Above is “Bag’s Groove” and below is “When It’s Sleepy Time Down South,” which was performed with The Barcelona Jazz Orchestra.
Broadway World had an item on Monday on a short film, Trane and Miles, that chronicles the making of Kind of Blue, which the story says is the best-selling album in jazz history. A trailer for the film is below, and there is more information at the site. Above is So What (with, according to a note a YouTube, Paul Chambers of Contrabass, Wynton Kelly on piano and Philly Joe Jones on drums).
The relationship between John Coltrane and Miles Davis is an important one in jazz history. It has been written about in many places. I don’t have the background to assess it myself, but can point to some good resources.
For instance, the blog Elsewhere featured a post by Graham Reid entitled John Coltrane and Miles Davis: Genius at Work and Playing, 1955-1961. Reid offers insight into the interesting back story on how the two hooked up. Somehow, it all worked out:
Davis – at 29 and four months the saxophonist’s senior – had rarely seen Coltrane play and, on the few occasions he had, was unimpressed. Yet, perhaps desperate as the recording date approached, he made the call. Coltrane joined Davis’ band only a month before its Columbia recording debut on October 26, 1955.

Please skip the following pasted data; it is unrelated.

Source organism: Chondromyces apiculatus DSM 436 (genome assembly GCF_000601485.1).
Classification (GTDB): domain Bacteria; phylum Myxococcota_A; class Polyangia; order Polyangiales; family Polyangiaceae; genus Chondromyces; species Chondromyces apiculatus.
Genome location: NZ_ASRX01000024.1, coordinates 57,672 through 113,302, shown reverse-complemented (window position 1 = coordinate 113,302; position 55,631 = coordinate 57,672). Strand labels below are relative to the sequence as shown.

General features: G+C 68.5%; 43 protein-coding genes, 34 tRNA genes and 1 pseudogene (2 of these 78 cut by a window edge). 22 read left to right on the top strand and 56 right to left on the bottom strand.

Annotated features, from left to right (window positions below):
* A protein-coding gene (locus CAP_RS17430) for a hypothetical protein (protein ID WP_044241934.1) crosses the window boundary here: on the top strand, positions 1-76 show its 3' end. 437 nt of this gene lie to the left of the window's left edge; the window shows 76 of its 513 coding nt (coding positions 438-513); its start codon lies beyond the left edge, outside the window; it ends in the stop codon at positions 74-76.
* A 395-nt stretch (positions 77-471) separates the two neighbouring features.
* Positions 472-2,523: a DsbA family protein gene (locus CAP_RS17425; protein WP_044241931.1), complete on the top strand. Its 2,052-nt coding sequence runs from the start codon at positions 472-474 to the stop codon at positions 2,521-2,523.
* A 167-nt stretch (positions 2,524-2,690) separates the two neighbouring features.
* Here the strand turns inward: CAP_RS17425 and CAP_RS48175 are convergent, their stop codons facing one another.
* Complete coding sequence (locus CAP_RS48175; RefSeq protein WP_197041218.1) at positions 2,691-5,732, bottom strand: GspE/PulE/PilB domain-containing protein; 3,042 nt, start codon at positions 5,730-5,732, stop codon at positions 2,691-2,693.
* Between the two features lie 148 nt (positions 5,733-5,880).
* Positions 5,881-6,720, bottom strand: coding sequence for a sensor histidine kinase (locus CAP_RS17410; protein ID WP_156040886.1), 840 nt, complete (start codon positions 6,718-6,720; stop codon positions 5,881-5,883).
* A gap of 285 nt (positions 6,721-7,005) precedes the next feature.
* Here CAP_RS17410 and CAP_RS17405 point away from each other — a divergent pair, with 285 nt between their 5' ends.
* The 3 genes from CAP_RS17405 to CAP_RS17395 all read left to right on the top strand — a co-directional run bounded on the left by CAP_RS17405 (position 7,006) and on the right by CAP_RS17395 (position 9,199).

It was an occasionally volatile relationship with Coltrane twice leaving and being replaced by Rollins. Yet the music made for Columbia by the Davis-led line-ups – Round About Midnight, Milestones and, in particular, Kind of Blue – defined an intellectual style of jazz others could only attempt to emulate.
A few years ago, Ben Leubner reviewed a book entitled Clawing the Limits of Cool by Farrah Jasmine Griffin and Salim Washington at the site Critical Studies in Improvisation. As usual in these cases, the review is more about the subject than the book, per se. Leubner writes:
The trumpeter and the saxophonist complemented each other perfectly precisely because they were completely different from one another, a dynamic which Griffin and Washington explore at great length. Davis, in his life, was extroverted, intense, even violent. In his playing, though, he was cool, humble, reticent. Coltrane, in his life, was cool, humble, and reticent, while his playing was extroverted, intense, and violent, or, to use a favorite word of Coltrane critics during the late 1950s, “angry.” In a 1960 interview with Coltrane (during his last tour with Davis, a European jaunt), Swedish radio host Karl-Erik Lindgren assumes that because “the playing mirrors the personality,” Coltrane must have an angry demeanor, or at least angry thoughts on his mind. When asked if he feels angry, though, Coltrane replies calmly, “No, I don’t” (Davis). Perhaps the playing does mirror the personality, but in the sense of reversing it, not in the sense of replicating it exactly. This, at least, seems to be the case with both Davis and Coltrane during the years of their collaboration.